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Sarah Gilman | Jun 19, 2012 05:00 AM

Welcome back to my coverage of “race-to-the-bottom 2012,” wherein I gripe futilely about this year’s toxic politics (see past editions here and here), which appear to be completely allergic to anything that protects the environment or public health.

Our story today begins in March of 2009, when Congress passed the landmark, years-in-the-making Omnibus Public Lands Management Act. As HCN Senior Editor Ray Ring reported at the time, the measure “felt like a ghost from the golden age of the environmental movement, the 1970s, when Republicans and Democrats worked together to pass major environmental laws.”

Among the 166 conservation and natural resource deals enabled by that behemoth bill were the designation of more than 1,000 miles of wild and scenic rivers and more than 2 million acres of new wilderness, special terms for negotiating the retirement of public lands grazing allotments and the creation of new national trails. Many of the deals were the products of years of collaboration across party lines and among disparate stakeholders, in particular for Idaho’s Owyhee canyon region and  Utah’s Washington County.

Big Bend

When the bill finally did pass, greens’ worst worries had to do with whether too many concessions were awarded to grease the political wheels for conservation deals.

Fast forward to the latest, Republican-driven public lands omnibus bill -- the Conservation and Economic Growth Act, which was to hit the House floor last night. Pretty much the only clear-cut conservation you’ll find is the title reference. Yay, Congress! (Note sarcasm.) Among the 14 bills bundled within the measure are:

  • The now infamous National Security and Federal Lands Protection Act, introduced by Rob Bishop, R-Utah, which would give broad access to and authority over federal lands within 100 miles of the Canada and Mexico borders to the Department of Homeland Security. Among the environmental laws waived by the measure are The Wilderness Act, the National Environmental Policy Act, the Endangered Species Act, the National Historic Preservation Act, the Antiquities Act, the Wild and Scenic Rivers Act, the Federal Land Policy and Management Act, the Migratory Bird Treaty Act, the Noise Control Act, the Comprehensive Environmental Response, Compensation, and Liability Act (Superfund), the National Wildlife Refuge System Administration Act, the Fish and Wildlife Act, the National Park Service Organic Act, and the National Parks and Recreation Act, among others (including the 1872 Mining Act ... go figure). Never mind, of course, that the nonpartisan federal Government Accountability Office has found that  environmental laws don’t really inhibit border security, or that the Department of Homeland Security denies the need for such broad authority, points out  The National Parks Traveler’s Kurt Repanshek. The measure may become a wedge in the Republican Party this fall, since it stands to alienate sportsmen. It may even come to play in Montana’s hot Senate race between incumbent Democrat Jon Tester and Republican challenger Denny Rehberg.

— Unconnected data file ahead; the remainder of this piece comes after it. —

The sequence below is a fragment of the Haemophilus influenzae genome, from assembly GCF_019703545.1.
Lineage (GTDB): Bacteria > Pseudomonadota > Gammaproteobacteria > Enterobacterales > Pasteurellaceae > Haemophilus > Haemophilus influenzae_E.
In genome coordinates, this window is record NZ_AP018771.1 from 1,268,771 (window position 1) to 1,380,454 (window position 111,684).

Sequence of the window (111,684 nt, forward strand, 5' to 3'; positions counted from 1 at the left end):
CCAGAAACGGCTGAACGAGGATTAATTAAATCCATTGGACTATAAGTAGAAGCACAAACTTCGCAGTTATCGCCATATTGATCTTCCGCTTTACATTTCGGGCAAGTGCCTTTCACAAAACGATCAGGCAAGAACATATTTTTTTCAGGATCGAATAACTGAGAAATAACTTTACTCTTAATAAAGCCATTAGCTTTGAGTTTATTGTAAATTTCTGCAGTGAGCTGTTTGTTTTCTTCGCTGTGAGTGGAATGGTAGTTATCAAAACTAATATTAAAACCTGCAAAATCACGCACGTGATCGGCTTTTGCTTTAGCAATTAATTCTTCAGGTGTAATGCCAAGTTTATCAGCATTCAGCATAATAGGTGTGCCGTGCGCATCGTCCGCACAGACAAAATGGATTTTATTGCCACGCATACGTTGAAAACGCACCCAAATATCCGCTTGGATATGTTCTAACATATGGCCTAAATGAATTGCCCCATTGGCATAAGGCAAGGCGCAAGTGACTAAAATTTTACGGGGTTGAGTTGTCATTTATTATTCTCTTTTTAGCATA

• The controversial Southeast Alaska Native Land Entitlement Finalization and Jobs Protection Act, introduced in the House by Rep. Don Young (R-Alaska), which would cede some 65,000 acres of Alaska’s Tongass National Forest to Sealaska, an Alaska Native corporation. Environmentalist opponents charge that the corporation will clearcut important old growth forest and engage “in the selective logging practice known as high-grading -- disproportionately taking the biggest, oldest trees. This practice, the advocates say, not only destroys wildlife habitat and contributes to soil erosion but releases climate-warming carbon into the atmosphere during processing,” reports Planet Ark. Sealaska counters that under the bill, it would give up parts of the Tongass “that have only old-growth forest, and take instead lands already in use for timber with up to 50 percent second-growth trees,” and that the land transfer would right longstanding wrongs against the region’s native people (the corporation represents 21,000 Native shareholders). On Friday, a group of more than 300 scientists sent Congress a letter opposing the bill; E.O. Wilson, a sort of rock star among conservation biology literati, was among the signatories (sub required).
  • Other highlights (lowlights?), reports Environment & Energy Daily (sub required), include “a proposal … to expand funding for shooting ranges on public lands, … a bipartisan proposal (to) overturn a National Park Service travel plan restricting motorized travel on a North Carolina seashore to protect endangered birds and turtles … and (a proposal to) shorten environmental reviews of grazing across millions of acres of public lands.”

No word yet on the bill’s chances for passing, but its tone is not particularly surprising for this session’s anti-conservation Congress, where even Republican-sponsored wilderness bills don’t stand a chance.

"It's an equal opportunity offender, from our perspective, in the expanse of what they're trying to propose," Natural Resources Defense Council senior public lands analyst Bobby McEnaney told E&E daily of the latest omnibus measure. "It looks like Republicans are trying to hit the Earth with an asteroid."

Sarah Gilman is High Country News associate editor

Image shows the Rio Grande River running through Big Bend National Park -- one of many parcels of public land that would be affected by the National Security and Federal Lands Protection Act. Courtesy of Flickr user Treye Rice / Photography and Web Design www.treyerice.com

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